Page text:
In the next chapter, that gets a whole post to itself, Alex Mar unveils the primer version of Wiccan history and more specifically, Gerald Gardner.
Now, just for a second we’re going to look at this like every piece of information presented is true. It’s not the information I have a problem with (at least not entirely), it’s Mar’s defense of it and there are some holes. Let’s start with the opening…
“…I first had to go back in time about sixty-five years, to England and the beginnings of Wicca, the Craft religion that sparked the Pagan movement.” I’m sorry, what? The Craft in question here came long before Wicca, centuries before, and while it may have sparked the time period’s current fascination with witchcraft, it was not the Big Bang for all of Paganism that some people try and sell it off as. So that sentence should really read “…I first had to go back in time about sixty-five years, to England and the beginnings of Wicca.” That’s it.
Her focus on defending Gerald Gardener and Wicca is heavy handed. We get subtle lines of “And whatever your opinion of Wicca, Gardner was able to construct the ultimate occult legacy- a quantifiable, practicable version of the “Old Religion”.” That’s cute, considering she also brings up Gardner taste for fame and marketing. Following a paragraph about the coven Gardner had started and the intrigue that surrounded it, Alex Mar writes “Gerald ate up the publicity. In many ways a product of his era, he viewed himself as a great explorer and gifted interpreter of lost and exotic cultures.” And no one who falls in love with the limelight ever dramatizes anything, right? So with that in mind, my question for Mar is, what is your end goal here? If it is simply to write about Gardner and his religion, then your bias masks that as it becomes this sort of blind rally to show your acceptance of whatever is presented to you. If it is to bring credibility to Wicca, then you may have wanted to spin the publicity thing a different way, because what credibility can people have if they will do anything for attention, for fame, for their own grandiose sense of being? Never mind your own personal discovery, “While Gerald passed these practices off as ‘ancient’, I quickly discovered that many were clear riffs on existing sources, while others very likely sprang entirely from Gerald’s brain.”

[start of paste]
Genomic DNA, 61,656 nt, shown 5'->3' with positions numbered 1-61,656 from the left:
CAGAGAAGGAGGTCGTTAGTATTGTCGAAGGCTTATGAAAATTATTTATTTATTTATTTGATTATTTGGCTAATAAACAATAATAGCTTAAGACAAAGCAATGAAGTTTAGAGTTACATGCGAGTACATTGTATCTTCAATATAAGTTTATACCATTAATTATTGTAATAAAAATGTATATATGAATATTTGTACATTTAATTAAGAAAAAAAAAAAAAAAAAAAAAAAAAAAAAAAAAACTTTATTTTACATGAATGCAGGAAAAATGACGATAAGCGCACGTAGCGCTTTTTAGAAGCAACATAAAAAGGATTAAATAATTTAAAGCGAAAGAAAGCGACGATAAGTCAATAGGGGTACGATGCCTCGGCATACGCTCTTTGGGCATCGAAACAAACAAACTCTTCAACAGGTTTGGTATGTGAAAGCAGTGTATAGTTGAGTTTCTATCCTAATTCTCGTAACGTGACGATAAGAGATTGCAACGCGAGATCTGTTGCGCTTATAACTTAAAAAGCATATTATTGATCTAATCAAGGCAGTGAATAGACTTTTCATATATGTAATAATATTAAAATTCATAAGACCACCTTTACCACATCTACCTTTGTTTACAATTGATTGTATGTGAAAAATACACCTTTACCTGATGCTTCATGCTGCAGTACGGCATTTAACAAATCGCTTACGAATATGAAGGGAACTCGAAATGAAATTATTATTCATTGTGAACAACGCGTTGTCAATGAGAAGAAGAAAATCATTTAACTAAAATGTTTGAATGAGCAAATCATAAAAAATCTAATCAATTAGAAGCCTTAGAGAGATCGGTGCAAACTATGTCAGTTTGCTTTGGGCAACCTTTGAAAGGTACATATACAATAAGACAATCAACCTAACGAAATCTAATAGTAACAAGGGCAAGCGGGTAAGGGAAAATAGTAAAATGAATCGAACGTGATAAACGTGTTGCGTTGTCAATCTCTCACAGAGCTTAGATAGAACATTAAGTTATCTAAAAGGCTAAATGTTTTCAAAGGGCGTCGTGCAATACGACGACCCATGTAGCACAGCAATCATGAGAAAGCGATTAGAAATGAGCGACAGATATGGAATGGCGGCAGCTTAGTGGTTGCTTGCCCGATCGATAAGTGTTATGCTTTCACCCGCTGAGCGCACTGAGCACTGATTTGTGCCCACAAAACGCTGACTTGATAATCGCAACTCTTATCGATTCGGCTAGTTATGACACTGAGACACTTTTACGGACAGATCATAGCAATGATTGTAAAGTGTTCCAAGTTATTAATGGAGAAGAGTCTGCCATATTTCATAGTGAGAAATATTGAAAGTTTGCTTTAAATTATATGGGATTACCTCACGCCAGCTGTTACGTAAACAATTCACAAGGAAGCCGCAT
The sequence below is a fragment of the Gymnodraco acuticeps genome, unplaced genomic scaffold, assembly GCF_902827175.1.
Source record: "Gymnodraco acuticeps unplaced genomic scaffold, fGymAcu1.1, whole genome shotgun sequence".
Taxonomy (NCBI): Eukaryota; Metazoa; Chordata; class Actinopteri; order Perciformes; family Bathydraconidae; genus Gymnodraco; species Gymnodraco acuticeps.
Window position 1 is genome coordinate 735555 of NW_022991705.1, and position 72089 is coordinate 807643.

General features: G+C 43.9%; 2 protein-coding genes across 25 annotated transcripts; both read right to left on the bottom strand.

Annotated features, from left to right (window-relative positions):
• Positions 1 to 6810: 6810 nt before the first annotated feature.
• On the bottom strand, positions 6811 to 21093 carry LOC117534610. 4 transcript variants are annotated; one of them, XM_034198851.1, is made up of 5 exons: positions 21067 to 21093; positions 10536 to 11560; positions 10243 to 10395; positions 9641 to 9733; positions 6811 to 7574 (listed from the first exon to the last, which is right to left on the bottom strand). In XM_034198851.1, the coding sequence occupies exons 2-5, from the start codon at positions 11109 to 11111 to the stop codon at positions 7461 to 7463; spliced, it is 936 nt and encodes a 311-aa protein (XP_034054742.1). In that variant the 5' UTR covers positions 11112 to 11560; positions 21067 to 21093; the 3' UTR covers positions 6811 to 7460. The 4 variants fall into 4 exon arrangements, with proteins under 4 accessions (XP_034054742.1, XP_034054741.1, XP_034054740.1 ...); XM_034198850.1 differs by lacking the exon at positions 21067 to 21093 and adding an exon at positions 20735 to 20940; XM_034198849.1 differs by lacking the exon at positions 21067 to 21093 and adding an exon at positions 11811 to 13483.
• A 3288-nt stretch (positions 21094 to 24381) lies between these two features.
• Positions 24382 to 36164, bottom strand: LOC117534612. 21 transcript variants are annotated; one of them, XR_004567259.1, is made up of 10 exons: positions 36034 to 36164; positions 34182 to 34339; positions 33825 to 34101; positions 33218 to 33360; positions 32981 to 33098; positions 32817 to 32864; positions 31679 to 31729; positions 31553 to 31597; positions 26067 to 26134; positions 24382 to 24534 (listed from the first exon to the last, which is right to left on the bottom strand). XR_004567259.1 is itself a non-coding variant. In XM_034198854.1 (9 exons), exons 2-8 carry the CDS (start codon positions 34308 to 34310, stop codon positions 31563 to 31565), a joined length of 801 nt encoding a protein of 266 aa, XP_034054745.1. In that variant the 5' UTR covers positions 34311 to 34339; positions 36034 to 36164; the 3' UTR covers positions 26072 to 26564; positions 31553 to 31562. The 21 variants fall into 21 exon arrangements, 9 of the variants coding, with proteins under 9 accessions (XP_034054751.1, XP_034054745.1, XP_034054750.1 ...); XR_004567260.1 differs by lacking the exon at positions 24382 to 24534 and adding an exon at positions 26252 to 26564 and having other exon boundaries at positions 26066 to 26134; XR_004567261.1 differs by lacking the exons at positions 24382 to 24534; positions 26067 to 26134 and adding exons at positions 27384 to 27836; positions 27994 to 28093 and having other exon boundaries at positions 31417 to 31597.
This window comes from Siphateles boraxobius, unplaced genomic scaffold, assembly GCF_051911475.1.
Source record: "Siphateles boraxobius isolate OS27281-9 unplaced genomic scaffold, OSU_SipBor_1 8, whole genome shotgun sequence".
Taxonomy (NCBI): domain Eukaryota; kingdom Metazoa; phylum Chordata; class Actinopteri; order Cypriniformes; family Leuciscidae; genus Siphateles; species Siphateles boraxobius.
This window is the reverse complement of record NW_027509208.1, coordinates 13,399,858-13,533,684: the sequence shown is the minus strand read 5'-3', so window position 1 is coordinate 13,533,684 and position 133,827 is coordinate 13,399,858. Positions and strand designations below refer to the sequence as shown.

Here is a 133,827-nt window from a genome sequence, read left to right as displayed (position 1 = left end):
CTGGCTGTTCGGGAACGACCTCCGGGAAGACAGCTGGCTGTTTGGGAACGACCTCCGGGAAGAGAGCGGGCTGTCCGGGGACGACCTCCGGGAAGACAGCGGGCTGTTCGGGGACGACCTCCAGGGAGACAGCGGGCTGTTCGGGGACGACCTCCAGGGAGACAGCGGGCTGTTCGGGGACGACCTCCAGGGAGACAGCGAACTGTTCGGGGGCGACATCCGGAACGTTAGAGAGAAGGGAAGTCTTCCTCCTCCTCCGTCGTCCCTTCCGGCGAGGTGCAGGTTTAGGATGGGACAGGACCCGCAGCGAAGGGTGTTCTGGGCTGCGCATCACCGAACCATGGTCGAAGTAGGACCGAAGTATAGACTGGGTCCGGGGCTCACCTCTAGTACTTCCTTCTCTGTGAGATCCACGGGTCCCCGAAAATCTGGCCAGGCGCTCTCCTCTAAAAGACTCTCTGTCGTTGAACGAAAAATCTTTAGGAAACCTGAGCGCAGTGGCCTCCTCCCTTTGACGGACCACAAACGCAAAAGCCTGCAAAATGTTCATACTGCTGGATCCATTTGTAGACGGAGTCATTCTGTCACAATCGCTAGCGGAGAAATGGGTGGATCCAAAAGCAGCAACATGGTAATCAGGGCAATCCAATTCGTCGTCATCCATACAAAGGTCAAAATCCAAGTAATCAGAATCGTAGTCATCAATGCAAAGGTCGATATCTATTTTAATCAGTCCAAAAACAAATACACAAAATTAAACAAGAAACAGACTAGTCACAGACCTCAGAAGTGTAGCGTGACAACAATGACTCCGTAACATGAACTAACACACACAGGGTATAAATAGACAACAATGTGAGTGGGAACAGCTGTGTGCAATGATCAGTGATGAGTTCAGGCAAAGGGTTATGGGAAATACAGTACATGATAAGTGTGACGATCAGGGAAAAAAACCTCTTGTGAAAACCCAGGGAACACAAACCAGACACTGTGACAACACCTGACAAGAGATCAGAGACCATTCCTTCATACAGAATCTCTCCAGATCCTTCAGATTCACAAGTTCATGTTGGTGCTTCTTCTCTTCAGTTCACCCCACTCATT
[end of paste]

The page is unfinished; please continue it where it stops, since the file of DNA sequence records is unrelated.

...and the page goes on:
With all this out in the open, I find it strange that Mar would finish this chapter with “He was the perfect voice for the misunderstood and self-educated “perverts” of England, the guerrilla heirs to the Freemasons.” The emphasis of that word seems strange to me, did everyone really want that to be the first thing Gardner said in his book? It makes for great shock value though, doesn’t it? Then there’s Mar’s summary of Gardner and how he was a good choice for the “movement”. Was he really? Even looking at this from today’s subcultural elite, how often do we find the ones who look the part the most are the least knowledgeable? I find it strange that for someone delving into the world of witchcraft, one brief account of its history would satisfy their curiosity. Surely the people Mar encounters later in her story would round out this idea of Wicca and the many branches of witchcraft itself. Surely, right?
Chapter Three was a hard chapter to get through and to find out my inward screaming intensifies take a moment to follow this blog by joining “The Strange Collective” at the top of this page. For things that are cute AND strange (I know together in one place, how is it possible?) follow me on Instagram, Facebook, YouTube, and now Twitter. Stop by the store, The Dream Lounge, where stock only gets weirder every day..
Until next time,
Don’t be hungry for life. Be ravenous.
Zakkarrii Edison Daniels